Canada

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Editors in the United States have more than once suggested to me that Canada is bad literary material because few Americans are seriously interested in her. When they do think seriously of Canada, they picture an empty land with cold weather, extensive wheat fields and forests, and a population quiet enough to be taken for granted. Canada—that good, gray country! If Time Magazine has not already used this phrase, it must have been purely by oversight.

Nor have many Canadians been helpful in making their country seem real. From the travel publicists who depict it as quaint and romantic, through the businessmen who exchange jovial platitudes with their American counterparts at conventions, all the way up to the politicians who are so terrified of being misunderstood in Washington (and thereby getting a bad press both in the United States and at home), the spokesmen of this strange northern land nearly all seem motivated by a compulsion to disguise themselves, often without even knowing they do so.

At the same time, the 6,000,000-odd American tourists who annually cross the border are usually so struck by Canadian resemblances to their own country that they wonder why Canada is not part of the American union. The highway billboards advertise nearly every known brand of American soft drink, gasoline, canned and packaged foods, all presented in the customary American styles, and with good reason. The firms that sell them to Canadians are American companies with branch plants in Canada. When the tourist visits the newsstand in his Canadian hotel (which may well be run by the Hilton or Sheraton people) he finds all the familiar magazines of the United States awaiting him on the racks. Later he may tune his bedroom TV set to his favorite American program, since the chances are it will be carried by the Canadian Broadcasting Corporation. Inevitably, the American briefly visiting Canada believes that the only thing different about the country is the scenery, and that he generally likes.

Moreover, the United States’ problems with other countries are so complex and threatening that it is no wonder if she is eager to take for granted any nation that never makes trouble for her; and Canada seems to be the obvious example. If American taking-for-granted has been modified lately, it is because trouble has appeared to be brewing. Separatist bombs in Montreal and the supposed danger to the life of the Queen in Quebec City in 1964 have done more to make the world aware of Canada than her two corps d’élite in the two world wars. Will Canada survive or will she disintegrate? This question is now being asked. And as Canada is the best customer of the United States and has been her most loyal friend, it is evidently to the interest of Americans, so many of whom have heavily invested in the country, to examine their relations with their northern neighbor in greater detail than they have hitherto done. To do this requires a more than superficial probing of the Canadian character, and of the forces that have shaped it. Under the surface the average Canadian, especially in the old, settled East, is different from the average American, and different in more respects than he himself consciously realizes. What made him that way?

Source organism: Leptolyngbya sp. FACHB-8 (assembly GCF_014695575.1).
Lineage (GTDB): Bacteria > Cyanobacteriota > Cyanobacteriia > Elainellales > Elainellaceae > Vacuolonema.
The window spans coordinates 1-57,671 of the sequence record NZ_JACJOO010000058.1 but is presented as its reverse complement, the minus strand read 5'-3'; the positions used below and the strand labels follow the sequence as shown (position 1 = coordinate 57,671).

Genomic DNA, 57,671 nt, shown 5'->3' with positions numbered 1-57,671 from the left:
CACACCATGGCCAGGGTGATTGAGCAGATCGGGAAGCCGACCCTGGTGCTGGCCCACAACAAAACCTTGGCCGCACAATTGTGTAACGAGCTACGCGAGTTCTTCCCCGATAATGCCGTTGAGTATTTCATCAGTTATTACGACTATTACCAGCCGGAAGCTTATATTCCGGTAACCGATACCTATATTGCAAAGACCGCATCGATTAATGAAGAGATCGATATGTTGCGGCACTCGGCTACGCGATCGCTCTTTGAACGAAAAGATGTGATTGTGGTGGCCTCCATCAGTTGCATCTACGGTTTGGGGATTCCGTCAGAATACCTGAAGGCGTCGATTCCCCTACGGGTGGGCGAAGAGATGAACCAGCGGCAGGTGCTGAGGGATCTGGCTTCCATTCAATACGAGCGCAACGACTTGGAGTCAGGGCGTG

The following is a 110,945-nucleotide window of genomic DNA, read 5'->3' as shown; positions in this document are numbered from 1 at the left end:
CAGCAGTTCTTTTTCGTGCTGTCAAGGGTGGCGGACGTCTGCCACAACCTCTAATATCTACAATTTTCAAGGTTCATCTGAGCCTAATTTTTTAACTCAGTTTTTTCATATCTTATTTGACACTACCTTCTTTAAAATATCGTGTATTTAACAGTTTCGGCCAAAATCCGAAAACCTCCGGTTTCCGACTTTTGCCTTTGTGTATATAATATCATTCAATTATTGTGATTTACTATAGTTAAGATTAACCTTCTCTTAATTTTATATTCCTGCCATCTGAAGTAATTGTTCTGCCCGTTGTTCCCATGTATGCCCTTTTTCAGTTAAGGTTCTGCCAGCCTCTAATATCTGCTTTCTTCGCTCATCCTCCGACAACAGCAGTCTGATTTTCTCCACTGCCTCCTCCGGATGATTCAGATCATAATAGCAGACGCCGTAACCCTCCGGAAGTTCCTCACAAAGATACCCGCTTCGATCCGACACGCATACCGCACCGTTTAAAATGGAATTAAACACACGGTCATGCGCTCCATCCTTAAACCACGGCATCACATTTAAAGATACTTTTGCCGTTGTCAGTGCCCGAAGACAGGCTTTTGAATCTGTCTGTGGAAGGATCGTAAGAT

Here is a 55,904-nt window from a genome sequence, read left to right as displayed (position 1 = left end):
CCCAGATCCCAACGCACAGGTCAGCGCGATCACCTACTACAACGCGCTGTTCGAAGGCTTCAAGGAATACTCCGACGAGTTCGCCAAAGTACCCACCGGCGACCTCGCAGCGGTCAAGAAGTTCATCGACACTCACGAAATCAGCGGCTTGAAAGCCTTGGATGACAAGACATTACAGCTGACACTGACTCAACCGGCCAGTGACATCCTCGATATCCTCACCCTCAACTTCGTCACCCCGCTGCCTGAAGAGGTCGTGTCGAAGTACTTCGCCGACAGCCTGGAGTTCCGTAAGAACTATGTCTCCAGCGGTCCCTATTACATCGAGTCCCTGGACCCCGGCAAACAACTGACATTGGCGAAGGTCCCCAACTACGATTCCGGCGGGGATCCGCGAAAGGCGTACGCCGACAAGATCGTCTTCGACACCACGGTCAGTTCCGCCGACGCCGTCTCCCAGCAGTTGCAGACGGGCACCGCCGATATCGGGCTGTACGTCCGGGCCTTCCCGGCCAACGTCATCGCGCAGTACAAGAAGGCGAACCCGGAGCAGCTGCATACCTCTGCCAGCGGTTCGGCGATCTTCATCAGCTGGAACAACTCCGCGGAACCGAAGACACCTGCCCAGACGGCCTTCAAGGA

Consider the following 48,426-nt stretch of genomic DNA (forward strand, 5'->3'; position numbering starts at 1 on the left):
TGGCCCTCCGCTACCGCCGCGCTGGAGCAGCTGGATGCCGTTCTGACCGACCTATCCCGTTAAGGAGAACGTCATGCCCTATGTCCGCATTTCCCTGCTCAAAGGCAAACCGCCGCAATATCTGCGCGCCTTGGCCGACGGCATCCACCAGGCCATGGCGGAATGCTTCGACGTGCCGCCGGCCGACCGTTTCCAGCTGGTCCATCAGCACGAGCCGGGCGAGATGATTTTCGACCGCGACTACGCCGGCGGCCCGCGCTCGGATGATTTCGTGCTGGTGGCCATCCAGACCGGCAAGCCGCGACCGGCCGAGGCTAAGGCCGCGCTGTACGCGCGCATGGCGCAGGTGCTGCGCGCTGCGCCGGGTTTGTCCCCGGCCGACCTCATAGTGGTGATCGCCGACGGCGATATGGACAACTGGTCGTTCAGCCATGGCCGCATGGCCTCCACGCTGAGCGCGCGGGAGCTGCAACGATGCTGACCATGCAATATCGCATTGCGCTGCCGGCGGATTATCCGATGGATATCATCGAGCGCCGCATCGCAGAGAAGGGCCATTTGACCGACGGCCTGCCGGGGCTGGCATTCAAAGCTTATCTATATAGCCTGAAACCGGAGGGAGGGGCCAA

Canada is not a nation that grew organically, like Britain or France, nor again is she one that sprang into being out of a successful revolution based upon a specific ideology, as did the United States. Her present nationhood was created by a political construction job performed nearly a century ago on some important left-over human materials in history’s untidy workshop. The Confederation of 1867 united politically four British colonies in North America—Ontario and Quebec (then known as Upper Canada and Lower Canada, from their positions on the St. Lawrence River), and the two Maritime Provinces of Nova Scotia and New Brunswick. A number of circumstances conspired to bring this union about, and some of them will be discussed later. Let it suffice to say for the moment that the principal achievement of the Confederation of 1867 was to create a political framework which would permit the French Fact and the British Fact in North America—the one a leftover from the Seven Years’ War, the other from the American Revolution —to live together and prosper economically. It was believed that the mere act of living together politically would in time develop a spirit of true national unity, but the history of the near century that followed has proved that this belief was too optimistic. The original Confederation was not a failure; it was in fact a magnificent political achievement. But, although it provided remarkably well for Quebec’s political needs at that time, it has been inadequate to serve her cultural needs today. That is why the revision of Confederation is now the most important internal necessity in Canada. And what a tangle of historical paradoxes lies behind this necessity, and how alien most of them are to the American experience!